Unix/Linux/OS X Processes

Each running process on a Unix/Linux/OS X computer has an associated process ID or PID. This is simply an integer number that the OS uses to identify the process. The very first process (the OS kernel), gets the PID 0, and every process that starts after that gets the next free PID. On Linux systems the process with the PID 1 is usually init, which is the process Linux uses to manage system services, so the Kernel will start init which then starts all the other system processes. OS X uses the same idea, but instead of using init, it uses something called launchd (the launch daemon) to manage system processes. If your system has been running for a long time it’s normal to see PIDs with 5 digits or more.

As well as having a PID, each Linux/Unix/OS X process (except for the kernel), also has a reference to the process that started it, called a Parent Process ID, or a PPID. This gives us the concept of a hierarchy of processes, with the kernel at the top of the pyramid.

As well as a PID and PPID, each process also runs as a particular user. Whether a give file can or can’t be accessed by a given process is determined by the user the process is running as, and the permissions set on the file.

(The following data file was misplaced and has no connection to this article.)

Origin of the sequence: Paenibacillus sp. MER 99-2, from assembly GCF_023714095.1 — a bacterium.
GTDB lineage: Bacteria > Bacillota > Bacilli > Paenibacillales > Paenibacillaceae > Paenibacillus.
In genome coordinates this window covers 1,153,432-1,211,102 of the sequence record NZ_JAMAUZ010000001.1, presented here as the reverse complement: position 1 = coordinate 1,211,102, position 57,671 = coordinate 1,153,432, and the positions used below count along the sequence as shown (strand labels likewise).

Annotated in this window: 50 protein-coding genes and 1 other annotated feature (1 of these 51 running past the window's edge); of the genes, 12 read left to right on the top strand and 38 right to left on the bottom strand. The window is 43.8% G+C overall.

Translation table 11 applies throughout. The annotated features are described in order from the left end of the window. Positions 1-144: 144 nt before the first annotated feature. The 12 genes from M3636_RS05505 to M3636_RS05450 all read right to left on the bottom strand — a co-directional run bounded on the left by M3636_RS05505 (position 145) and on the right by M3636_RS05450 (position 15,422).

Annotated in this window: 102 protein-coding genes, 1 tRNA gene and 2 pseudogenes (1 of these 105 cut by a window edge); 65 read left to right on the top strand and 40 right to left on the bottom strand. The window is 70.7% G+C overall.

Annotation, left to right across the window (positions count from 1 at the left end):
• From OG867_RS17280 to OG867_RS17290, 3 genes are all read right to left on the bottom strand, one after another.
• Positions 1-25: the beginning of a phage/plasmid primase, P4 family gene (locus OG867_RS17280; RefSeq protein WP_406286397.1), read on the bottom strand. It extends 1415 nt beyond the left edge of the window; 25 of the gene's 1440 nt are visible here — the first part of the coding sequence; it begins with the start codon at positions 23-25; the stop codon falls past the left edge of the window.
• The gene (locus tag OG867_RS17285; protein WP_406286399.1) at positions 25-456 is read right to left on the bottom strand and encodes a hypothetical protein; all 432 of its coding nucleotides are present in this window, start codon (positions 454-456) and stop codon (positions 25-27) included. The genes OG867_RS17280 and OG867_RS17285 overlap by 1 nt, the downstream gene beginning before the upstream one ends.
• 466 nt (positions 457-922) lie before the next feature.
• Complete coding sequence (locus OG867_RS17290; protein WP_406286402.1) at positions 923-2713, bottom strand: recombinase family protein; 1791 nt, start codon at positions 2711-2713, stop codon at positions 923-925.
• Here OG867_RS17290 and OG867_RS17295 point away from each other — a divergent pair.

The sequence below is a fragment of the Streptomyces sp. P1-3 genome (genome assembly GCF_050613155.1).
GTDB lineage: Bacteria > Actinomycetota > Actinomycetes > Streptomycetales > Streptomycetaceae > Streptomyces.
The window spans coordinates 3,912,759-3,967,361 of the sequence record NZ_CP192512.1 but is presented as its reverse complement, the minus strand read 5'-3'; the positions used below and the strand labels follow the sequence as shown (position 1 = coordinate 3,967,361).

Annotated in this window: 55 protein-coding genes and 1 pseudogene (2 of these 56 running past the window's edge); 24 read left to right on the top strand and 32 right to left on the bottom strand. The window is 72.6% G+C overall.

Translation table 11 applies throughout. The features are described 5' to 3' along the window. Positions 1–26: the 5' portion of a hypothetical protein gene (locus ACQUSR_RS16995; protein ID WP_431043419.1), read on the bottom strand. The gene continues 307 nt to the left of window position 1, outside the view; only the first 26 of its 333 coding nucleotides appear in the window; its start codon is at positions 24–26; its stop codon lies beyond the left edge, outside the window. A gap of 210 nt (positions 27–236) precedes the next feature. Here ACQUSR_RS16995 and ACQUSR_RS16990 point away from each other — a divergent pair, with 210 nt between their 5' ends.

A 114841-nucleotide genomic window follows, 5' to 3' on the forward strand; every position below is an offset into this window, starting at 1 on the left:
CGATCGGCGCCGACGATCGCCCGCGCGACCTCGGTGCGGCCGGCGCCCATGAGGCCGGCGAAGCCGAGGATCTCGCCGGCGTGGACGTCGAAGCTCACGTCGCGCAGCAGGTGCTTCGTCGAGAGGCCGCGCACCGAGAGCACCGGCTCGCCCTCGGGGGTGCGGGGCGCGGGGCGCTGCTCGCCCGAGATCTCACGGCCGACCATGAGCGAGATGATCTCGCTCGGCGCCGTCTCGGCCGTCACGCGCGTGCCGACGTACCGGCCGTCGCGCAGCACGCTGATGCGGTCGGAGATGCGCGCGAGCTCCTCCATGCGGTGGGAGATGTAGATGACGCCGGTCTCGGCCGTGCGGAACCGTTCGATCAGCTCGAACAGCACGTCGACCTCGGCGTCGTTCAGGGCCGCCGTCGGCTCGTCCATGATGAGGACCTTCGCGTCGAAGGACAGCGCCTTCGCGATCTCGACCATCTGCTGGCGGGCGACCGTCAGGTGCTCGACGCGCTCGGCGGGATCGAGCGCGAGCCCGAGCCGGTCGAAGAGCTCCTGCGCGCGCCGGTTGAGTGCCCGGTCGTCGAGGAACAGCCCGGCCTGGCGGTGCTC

Now it’s time to open up the Terminal and get stuck in with some real-world commands.

Some Terminal Commands

Lets start with the most basic process-related command, ps, which lists running processes. Note that ps is one of the few basic terminal commands that behaves differently on Linux and Unix.

On a Mac, if you run the ps command without arguments, all that will be listed are the terminal-based processes owned by the user running the shell. In all likelihood, all you’ll see is just a single bash process, which is your current shell (if you have multiple Terminal windows/tabs open you’ll probably see a bash processes for each one).